You went to the what?

My wife and I have always enjoyed seeing new places. We have no issues with renting an air bnb or booking a hotel in a different city for a weekend trip. When we get to the city we do a lot of the tourist things but when we can we try to stop at the cities library.

I know super lame right? I grew up in Cleveland Ohio and my mom would take me and my sisters to the library as a treat. me my sisters and my mom would take turns pulling a red wagon from our home to the Eastman public library on w 116th street. I know the branch because there was a statue of a walrus in front and I remember the nonsense poem by Lewis Carroll “The Walrus and the Carpenter.” That poem was fun and a little foreboding. You just had a bad feeling about the Oysters fate.

Photo by Birgit Held on Pexels.com

Libraries matter because people matter and need to socialize even if that solicitation is done in whispers and nods. At the library I meet all kinds of people, borrowed all kinds of books and I think it helped shape into the citizen that I am and the tourist who likes to check out libraries when he visits different cities.

The Walrus and the Carpenter 

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BY LEWIS CARROLL

“The sun was shining on the sea,

      Shining with all his might:

He did his very best to make

      The billows smooth and bright —

And this was odd, because it was

      The middle of the night.

The moon was shining sulkily,

      Because she thought the sun

Had got no business to be there

      After the day was done —

“It’s very rude of him,” she said,

      “To come and spoil the fun.”

The sea was wet as wet could be,

      The sands were dry as dry.

You could not see a cloud, because

      No cloud was in the sky:

No birds were flying overhead —

      There were no birds to fly.

The Walrus and the Carpenter

      Were walking close at hand;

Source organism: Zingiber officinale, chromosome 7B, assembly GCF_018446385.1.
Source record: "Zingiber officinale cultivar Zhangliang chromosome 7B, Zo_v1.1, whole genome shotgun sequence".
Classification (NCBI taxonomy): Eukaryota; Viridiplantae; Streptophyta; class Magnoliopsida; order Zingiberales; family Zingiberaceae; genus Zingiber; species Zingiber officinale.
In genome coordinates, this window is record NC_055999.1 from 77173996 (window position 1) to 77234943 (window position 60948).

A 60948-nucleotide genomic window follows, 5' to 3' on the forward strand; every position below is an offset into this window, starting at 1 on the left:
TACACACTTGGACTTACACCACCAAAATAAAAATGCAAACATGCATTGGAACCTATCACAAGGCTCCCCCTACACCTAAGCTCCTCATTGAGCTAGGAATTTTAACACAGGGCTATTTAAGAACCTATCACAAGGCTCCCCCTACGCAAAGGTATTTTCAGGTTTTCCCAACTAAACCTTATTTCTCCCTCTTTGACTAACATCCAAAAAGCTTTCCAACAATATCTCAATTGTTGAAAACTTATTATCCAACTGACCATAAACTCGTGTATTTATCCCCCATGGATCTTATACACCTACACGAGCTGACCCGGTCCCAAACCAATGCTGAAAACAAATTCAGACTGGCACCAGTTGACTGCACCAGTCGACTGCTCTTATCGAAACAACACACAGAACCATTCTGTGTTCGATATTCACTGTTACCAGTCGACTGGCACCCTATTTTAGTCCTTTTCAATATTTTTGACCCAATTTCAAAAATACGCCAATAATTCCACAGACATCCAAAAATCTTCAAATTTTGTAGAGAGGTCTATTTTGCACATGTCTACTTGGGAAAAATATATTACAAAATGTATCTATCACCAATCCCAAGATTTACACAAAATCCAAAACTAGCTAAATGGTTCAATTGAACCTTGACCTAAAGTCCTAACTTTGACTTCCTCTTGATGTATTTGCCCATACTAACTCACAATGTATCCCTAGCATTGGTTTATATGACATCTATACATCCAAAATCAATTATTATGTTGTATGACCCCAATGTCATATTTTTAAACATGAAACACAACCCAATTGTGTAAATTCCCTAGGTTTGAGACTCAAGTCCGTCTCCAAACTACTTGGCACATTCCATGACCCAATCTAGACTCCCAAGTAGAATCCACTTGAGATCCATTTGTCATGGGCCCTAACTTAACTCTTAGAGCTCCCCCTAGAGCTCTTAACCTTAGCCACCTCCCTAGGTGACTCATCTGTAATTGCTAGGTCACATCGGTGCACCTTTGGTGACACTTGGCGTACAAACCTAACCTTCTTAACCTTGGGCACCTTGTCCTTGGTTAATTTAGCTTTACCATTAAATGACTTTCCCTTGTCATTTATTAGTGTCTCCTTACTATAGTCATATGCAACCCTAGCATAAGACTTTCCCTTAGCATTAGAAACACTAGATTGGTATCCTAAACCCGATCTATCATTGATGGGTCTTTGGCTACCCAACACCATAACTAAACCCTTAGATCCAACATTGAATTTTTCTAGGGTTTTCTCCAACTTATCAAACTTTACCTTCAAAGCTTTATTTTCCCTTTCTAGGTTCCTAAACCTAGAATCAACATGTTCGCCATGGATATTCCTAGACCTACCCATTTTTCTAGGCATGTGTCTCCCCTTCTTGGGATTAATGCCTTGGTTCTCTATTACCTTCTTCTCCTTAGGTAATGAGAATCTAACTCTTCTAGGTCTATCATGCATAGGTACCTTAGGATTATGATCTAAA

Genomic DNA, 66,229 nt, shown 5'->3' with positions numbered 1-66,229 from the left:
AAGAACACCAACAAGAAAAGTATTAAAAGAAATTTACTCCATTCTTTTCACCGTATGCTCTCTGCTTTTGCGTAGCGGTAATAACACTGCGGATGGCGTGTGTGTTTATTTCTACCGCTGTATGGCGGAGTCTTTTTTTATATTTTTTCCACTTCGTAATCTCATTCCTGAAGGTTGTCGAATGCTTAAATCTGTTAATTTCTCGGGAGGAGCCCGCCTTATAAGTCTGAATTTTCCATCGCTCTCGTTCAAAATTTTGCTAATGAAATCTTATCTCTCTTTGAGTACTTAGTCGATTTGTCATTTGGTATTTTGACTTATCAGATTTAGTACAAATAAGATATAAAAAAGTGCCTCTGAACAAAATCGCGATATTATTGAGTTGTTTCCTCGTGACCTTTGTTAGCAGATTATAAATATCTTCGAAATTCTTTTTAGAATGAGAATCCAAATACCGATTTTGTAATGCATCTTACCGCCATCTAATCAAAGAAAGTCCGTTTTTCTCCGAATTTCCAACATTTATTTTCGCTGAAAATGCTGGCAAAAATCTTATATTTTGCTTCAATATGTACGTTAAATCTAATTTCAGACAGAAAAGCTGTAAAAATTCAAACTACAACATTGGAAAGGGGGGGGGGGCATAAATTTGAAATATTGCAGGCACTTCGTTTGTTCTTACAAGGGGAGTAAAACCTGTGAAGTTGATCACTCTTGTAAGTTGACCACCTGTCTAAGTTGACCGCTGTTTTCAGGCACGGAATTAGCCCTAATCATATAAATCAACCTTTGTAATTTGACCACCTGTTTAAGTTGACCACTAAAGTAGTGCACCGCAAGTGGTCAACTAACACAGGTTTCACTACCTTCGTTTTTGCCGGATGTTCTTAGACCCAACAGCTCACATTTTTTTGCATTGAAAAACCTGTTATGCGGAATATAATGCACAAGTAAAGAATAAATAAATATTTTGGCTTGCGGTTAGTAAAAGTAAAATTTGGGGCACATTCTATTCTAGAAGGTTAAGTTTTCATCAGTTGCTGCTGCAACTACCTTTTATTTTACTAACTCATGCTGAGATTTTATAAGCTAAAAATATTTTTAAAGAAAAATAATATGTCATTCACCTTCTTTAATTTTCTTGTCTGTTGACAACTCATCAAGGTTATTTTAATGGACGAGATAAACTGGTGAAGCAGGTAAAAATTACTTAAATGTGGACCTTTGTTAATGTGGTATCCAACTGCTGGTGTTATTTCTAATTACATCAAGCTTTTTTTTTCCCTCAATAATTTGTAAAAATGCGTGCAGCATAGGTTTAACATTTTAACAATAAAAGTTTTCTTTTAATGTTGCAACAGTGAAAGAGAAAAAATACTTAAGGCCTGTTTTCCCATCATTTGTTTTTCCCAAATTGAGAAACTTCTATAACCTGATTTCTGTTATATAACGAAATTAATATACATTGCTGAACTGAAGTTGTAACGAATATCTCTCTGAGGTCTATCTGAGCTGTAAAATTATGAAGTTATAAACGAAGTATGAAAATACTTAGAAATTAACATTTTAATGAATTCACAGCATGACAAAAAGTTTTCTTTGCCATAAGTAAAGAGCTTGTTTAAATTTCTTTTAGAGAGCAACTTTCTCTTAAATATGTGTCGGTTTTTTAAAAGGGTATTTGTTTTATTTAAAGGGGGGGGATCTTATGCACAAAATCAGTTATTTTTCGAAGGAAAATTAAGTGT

They wept like anything to see

      Such quantities of sand:

If this were only cleared away,’

      They said, it would be grand!’

If seven maids with seven mops

      Swept it for half a year,

Do you suppose,’ the Walrus said,

      That they could get it clear?’

I doubt it,’ said the Carpenter,

      And shed a bitter tear.

O Oysters, come and walk with us!’

      The Walrus did beseech.

A pleasant walk, a pleasant talk,

      Along the briny beach:

We cannot do with more than four,

      To give a hand to each.’

The eldest Oyster looked at him,

      But never a word he said:

The eldest Oyster winked his eye,

      And shook his heavy head —

Meaning to say he did not choose

      To leave the oyster-bed.

But four young Oysters hurried up,

      All eager for the treat:

Their coats were brushed, their faces washed,

      Their shoes were clean and neat —

And this was odd, because, you know,

      They hadn’t any feet.

Four other Oysters followed them,

      And yet another four;

And thick and fast they came at last,

      And more, and more, and more —

All hopping through the frothy waves,

      And scrambling to the shore.

The Walrus and the Carpenter

      Walked on a mile or so,

And then they rested on a rock

      Conveniently low:

And all the little Oysters stood

      And waited in a row.

The time has come,’ the Walrus said,

      To talk of many things:

Of shoes — and ships — and sealing-wax —

      Of cabbages — and kings —

And why the sea is boiling hot —

      And whether pigs have wings.’

But wait a bit,’ the Oysters cried,

      Before we have our chat;

For some of us are out of breath,

      And all of us are fat!’

No hurry!’ said the Carpenter.

      They thanked him much for that.

A loaf of bread,’ the Walrus said,

      Is what we chiefly need:

Pepper and vinegar besides

      Are very good indeed —

Now if you’re ready, Oysters dear,

      We can begin to feed.’

But not on us!’ the Oysters cried,

      Turning a little blue.

After such kindness, that would be

      A dismal thing to do!’

The night is fine,’ the Walrus said.

      Do you admire the view?

It was so kind of you to come!

      And you are very nice!’

The Carpenter said nothing but

      Cut us another slice:

I wish you were not quite so deaf —

      I’ve had to ask you twice!’

It seems a shame,’ the Walrus said,

      To play them such a trick,

After we’ve brought them out so far,

      And made them trot so quick!’

The Carpenter said nothing but

      The butter’s spread too thick!’

I weep for you,’ the Walrus said:

      I deeply sympathize.’

With sobs and tears he sorted out

      Those of the largest size,

Holding his pocket-handkerchief

      Before his streaming eyes.

O Oysters,’ said the Carpenter,

      You’ve had a pleasant run!

Shall we be trotting home again?’

      But answer came there none —

And this was scarcely odd, because

      They’d eaten every one.”